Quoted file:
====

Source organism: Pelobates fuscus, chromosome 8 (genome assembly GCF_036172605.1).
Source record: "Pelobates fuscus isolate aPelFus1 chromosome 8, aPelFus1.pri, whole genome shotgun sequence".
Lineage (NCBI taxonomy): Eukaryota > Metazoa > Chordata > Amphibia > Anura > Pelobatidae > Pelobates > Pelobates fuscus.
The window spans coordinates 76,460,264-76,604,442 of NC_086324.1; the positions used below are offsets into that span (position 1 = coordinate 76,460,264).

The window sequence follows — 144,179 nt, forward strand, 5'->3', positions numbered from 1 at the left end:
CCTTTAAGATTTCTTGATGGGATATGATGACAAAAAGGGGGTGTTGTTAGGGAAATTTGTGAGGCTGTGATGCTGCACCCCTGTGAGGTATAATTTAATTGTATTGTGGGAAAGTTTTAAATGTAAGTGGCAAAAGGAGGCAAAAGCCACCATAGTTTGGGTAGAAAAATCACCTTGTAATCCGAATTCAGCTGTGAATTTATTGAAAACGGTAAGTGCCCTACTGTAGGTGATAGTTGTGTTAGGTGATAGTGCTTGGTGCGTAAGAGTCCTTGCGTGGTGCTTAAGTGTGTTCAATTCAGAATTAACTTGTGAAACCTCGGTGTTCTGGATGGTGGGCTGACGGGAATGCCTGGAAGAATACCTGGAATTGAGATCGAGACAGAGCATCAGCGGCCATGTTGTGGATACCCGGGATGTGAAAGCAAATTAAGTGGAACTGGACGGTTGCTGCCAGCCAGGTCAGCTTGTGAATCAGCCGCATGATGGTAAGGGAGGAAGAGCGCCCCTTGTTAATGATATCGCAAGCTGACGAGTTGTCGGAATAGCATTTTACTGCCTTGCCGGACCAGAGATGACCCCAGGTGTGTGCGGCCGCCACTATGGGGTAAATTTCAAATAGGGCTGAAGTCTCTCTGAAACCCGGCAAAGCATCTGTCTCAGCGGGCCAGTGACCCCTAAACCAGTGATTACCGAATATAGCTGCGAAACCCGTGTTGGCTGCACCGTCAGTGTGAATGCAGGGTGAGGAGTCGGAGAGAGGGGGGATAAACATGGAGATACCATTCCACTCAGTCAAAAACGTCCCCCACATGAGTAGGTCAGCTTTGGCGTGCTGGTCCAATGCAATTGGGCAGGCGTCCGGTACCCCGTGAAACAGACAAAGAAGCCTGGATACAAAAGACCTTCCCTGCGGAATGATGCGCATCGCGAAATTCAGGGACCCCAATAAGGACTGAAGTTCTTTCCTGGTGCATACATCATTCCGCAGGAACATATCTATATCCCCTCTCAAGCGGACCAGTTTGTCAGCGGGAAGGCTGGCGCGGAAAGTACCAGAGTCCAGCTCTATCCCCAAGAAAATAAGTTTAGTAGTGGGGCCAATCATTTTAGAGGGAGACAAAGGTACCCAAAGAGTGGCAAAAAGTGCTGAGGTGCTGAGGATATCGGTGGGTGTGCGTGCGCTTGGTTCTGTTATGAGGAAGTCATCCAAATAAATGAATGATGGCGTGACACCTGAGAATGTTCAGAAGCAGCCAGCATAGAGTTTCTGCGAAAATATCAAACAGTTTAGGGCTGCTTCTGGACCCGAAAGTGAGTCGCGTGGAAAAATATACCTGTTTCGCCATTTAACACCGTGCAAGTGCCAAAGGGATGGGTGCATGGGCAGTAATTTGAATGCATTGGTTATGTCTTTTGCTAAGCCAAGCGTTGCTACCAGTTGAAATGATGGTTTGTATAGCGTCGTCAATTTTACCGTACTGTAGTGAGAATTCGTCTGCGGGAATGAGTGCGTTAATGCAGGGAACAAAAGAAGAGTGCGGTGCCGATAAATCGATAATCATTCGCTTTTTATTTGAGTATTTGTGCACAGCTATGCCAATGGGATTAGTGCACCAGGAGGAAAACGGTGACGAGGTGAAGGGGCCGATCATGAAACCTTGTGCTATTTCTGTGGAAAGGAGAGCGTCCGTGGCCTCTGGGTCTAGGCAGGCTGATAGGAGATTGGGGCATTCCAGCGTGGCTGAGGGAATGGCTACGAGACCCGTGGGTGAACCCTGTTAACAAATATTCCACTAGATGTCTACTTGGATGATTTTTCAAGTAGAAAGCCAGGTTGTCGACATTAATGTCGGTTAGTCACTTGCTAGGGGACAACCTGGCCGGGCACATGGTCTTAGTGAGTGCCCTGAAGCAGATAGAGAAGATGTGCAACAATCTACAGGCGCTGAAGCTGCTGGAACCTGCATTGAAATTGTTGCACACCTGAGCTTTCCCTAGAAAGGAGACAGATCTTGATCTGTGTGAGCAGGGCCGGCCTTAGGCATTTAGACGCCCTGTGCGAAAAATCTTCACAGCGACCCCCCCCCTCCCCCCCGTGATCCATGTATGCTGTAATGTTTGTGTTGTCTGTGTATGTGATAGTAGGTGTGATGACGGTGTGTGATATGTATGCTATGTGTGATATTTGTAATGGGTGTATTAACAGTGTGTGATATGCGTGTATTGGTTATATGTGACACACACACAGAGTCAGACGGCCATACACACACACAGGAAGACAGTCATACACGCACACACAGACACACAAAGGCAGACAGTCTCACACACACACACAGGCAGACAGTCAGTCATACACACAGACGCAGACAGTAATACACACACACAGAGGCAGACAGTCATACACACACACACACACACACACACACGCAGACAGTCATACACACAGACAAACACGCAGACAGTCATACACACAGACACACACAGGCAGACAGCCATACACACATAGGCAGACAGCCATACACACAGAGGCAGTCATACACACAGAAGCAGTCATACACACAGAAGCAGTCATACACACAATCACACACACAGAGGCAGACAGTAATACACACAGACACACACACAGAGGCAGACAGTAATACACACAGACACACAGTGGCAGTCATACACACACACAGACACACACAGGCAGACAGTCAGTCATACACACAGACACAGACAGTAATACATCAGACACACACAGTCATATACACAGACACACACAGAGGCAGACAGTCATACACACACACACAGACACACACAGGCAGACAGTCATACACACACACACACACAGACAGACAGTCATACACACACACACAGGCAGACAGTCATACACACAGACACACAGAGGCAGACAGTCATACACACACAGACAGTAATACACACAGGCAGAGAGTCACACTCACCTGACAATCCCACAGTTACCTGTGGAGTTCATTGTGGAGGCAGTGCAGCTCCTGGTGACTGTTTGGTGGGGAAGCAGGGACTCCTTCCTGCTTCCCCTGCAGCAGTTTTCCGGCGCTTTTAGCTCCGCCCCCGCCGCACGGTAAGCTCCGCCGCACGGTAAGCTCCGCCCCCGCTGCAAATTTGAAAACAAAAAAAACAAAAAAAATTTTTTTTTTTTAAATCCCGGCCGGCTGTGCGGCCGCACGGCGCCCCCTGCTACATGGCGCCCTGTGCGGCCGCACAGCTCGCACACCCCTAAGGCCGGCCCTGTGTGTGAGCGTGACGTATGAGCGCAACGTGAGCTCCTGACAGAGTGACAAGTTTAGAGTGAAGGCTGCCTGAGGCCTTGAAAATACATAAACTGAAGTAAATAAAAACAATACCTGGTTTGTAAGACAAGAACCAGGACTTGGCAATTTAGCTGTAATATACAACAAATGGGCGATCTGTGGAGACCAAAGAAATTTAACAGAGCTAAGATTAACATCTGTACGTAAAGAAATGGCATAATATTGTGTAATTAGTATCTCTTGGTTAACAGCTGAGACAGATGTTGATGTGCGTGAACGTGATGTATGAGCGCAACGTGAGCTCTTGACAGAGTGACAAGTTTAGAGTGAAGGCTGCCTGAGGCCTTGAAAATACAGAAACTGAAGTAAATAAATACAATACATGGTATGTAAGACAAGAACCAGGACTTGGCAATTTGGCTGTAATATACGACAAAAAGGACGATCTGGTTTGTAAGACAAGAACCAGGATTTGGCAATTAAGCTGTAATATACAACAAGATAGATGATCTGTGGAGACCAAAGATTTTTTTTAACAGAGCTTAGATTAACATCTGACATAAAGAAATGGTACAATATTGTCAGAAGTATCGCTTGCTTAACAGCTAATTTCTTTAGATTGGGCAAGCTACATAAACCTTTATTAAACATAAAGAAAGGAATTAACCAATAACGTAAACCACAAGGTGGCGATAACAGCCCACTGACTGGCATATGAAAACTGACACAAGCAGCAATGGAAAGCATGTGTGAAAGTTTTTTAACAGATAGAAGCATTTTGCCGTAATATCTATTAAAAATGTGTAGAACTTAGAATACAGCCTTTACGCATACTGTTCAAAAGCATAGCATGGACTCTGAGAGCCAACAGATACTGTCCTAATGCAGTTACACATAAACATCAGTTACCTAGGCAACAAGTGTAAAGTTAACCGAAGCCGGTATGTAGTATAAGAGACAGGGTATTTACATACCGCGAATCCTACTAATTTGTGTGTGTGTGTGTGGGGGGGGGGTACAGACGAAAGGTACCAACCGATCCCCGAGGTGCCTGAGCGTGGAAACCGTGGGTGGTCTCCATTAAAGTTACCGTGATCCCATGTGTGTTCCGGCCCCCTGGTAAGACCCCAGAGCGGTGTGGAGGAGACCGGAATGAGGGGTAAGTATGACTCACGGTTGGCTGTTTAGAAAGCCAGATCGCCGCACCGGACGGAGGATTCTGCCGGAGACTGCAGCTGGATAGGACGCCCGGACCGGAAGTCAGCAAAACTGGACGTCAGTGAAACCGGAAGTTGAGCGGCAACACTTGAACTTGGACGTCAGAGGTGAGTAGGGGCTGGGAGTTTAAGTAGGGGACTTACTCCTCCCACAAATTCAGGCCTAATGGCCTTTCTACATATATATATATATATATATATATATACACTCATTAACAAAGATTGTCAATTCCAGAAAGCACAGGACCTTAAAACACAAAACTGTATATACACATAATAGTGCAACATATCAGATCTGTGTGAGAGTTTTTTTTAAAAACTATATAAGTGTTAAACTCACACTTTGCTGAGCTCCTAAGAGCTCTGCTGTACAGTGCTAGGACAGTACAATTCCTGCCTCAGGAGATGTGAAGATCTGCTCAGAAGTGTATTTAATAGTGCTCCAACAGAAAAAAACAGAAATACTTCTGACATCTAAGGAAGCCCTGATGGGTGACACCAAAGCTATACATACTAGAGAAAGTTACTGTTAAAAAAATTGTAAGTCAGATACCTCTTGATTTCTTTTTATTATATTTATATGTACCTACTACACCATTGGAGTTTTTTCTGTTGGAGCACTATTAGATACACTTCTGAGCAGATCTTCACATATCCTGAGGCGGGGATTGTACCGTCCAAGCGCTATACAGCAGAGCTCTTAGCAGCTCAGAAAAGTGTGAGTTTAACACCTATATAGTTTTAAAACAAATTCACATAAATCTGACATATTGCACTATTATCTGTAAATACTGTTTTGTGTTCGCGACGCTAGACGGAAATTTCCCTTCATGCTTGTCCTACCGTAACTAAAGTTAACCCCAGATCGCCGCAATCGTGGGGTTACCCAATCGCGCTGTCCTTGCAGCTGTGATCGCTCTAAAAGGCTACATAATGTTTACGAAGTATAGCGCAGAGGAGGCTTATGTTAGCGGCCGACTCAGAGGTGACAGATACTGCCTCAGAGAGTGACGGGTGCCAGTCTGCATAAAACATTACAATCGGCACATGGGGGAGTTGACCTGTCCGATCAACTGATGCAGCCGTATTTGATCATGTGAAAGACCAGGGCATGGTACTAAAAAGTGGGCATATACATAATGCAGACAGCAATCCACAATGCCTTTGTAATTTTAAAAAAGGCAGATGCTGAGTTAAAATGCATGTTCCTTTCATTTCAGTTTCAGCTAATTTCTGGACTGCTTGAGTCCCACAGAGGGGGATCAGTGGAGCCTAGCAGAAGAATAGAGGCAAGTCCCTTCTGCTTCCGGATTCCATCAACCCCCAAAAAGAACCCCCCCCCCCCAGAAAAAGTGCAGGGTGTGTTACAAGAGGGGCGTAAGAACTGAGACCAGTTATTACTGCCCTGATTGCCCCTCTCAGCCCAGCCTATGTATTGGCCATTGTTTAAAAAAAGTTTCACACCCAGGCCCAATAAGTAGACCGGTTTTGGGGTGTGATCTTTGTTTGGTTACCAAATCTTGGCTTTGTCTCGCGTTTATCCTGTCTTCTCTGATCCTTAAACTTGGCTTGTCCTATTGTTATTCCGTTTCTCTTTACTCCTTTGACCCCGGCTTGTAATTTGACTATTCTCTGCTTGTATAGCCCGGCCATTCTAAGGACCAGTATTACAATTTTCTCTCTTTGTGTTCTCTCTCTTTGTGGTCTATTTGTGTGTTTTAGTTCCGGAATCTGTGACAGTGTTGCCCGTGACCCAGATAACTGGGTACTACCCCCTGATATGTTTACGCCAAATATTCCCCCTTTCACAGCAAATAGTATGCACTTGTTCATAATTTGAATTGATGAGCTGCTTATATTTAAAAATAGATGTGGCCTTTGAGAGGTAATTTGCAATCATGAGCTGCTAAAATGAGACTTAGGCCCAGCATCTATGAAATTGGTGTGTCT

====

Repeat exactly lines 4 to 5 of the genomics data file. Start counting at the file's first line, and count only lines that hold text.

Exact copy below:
The window spans coordinates 76,460,264-76,604,442 of NC_086324.1; the positions used below are offsets into that span (position 1 = coordinate 76,460,264).

The window sequence follows — 144,179 nt, forward strand, 5'->3', positions numbered from 1 at the left end: